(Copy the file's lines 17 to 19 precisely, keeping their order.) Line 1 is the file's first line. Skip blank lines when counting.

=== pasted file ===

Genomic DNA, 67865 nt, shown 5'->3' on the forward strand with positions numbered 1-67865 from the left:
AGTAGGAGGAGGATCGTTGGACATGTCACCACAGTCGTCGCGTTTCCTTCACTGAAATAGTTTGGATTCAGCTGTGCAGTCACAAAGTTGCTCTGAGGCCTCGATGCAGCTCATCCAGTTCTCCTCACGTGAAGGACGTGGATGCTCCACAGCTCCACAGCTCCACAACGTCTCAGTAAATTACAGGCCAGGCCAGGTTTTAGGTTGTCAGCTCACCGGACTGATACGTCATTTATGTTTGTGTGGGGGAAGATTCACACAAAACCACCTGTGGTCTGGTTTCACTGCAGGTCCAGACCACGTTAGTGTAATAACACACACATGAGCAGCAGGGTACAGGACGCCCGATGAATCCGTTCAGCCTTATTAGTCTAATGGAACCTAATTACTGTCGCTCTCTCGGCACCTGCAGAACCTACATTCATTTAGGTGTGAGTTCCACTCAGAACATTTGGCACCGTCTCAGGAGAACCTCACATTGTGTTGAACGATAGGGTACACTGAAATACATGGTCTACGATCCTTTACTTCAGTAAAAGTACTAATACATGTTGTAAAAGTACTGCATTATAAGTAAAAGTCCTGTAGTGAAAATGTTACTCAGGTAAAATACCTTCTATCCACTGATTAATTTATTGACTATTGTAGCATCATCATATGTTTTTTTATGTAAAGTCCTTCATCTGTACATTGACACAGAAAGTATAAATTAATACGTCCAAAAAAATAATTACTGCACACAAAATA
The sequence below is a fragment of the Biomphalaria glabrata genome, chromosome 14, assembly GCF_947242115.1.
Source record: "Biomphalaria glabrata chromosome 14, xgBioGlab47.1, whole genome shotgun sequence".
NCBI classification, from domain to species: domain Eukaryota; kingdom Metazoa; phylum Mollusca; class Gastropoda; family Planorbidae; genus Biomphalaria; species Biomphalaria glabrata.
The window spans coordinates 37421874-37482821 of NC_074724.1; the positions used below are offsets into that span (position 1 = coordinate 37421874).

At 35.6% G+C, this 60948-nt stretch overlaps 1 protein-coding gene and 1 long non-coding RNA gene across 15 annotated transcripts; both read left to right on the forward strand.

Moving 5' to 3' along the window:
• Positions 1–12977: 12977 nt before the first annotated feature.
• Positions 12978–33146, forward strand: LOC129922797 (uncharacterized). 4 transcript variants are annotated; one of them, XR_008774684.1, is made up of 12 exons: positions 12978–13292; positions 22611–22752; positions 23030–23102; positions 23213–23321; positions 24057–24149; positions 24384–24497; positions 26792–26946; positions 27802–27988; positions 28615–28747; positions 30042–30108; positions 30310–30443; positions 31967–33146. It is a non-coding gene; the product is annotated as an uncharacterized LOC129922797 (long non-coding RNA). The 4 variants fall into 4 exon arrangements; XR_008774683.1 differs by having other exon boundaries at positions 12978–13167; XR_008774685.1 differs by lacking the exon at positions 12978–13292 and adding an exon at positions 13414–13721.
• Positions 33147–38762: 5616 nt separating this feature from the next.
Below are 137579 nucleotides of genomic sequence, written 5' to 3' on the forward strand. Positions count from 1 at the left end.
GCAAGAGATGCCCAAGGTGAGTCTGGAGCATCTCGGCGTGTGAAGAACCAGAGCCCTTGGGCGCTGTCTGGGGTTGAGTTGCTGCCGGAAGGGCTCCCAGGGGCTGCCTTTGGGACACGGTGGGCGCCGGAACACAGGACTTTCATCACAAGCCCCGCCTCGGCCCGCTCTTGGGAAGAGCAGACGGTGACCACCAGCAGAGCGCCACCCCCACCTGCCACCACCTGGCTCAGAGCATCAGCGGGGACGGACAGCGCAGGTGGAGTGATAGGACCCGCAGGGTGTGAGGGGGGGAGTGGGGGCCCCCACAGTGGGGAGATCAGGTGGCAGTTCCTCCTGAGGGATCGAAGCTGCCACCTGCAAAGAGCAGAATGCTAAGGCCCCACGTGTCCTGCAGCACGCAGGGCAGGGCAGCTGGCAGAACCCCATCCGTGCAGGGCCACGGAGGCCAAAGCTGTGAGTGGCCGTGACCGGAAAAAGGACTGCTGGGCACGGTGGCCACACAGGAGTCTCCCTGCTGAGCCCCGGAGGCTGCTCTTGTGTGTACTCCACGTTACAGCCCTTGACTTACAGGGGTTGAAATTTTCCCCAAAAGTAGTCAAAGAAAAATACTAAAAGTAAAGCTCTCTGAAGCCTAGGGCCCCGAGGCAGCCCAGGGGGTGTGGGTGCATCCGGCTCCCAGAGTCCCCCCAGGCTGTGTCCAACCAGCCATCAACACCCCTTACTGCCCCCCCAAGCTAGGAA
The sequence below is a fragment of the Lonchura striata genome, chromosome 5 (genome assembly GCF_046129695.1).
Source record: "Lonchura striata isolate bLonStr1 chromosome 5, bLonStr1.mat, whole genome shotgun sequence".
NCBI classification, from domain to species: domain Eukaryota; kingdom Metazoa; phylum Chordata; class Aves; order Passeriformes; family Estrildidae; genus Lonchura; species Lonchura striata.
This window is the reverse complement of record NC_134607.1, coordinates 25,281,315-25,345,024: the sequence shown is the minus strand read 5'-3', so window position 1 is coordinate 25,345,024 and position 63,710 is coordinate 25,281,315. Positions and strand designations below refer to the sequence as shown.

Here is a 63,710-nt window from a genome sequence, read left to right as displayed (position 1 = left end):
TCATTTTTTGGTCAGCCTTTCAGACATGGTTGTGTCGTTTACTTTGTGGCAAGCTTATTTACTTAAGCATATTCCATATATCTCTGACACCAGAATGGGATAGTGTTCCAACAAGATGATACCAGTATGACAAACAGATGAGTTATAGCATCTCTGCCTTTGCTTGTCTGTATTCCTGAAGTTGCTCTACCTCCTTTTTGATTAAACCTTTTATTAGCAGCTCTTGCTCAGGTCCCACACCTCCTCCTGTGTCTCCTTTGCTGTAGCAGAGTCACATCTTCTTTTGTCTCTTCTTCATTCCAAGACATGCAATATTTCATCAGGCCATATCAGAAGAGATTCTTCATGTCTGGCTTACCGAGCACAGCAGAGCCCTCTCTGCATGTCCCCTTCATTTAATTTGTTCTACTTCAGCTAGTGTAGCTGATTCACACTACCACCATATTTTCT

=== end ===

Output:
This window is the reverse complement of record NC_134607.1, coordinates 25,281,315-25,345,024: the sequence shown is the minus strand read 5'-3', so window position 1 is coordinate 25,345,024 and position 63,710 is coordinate 25,281,315. Positions and strand designations below refer to the sequence as shown.

Here is a 63,710-nt window from a genome sequence, read left to right as displayed (position 1 = left end):
TCATTTTTTGGTCAGCCTTTCAGACATGGTTGTGTCGTTTACTTTGTGGCAAGCTTATTTACTTAAGCATATTCCATATATCTCTGACACCAGAATGGGATAGTGTTCCAACAAGATGATACCAGTATGACAAACAGATGAGTTATAGCATCTCTGCCTTTGCTTGTCTGTATTCCTGAAGTTGCTCTACCTCCTTTTTGATTAAACCTTTTATTAGCAGCTCTTGCTCAGGTCCCACACCTCCTCCTGTGTCTCCTTTGCTGTAGCAGAGTCACATCTTCTTTTGTCTCTTCTTCATTCCAAGACATGCAATATTTCATCAGGCCATATCAGAAGAGATTCTTCATGTCTGGCTTACCGAGCACAGCAGAGCCCTCTCTGCATGTCCCCTTCATTTAATTTGTTCTACTTCAGCTAGTGTAGCTGATTCACACTACCACCATATTTTCT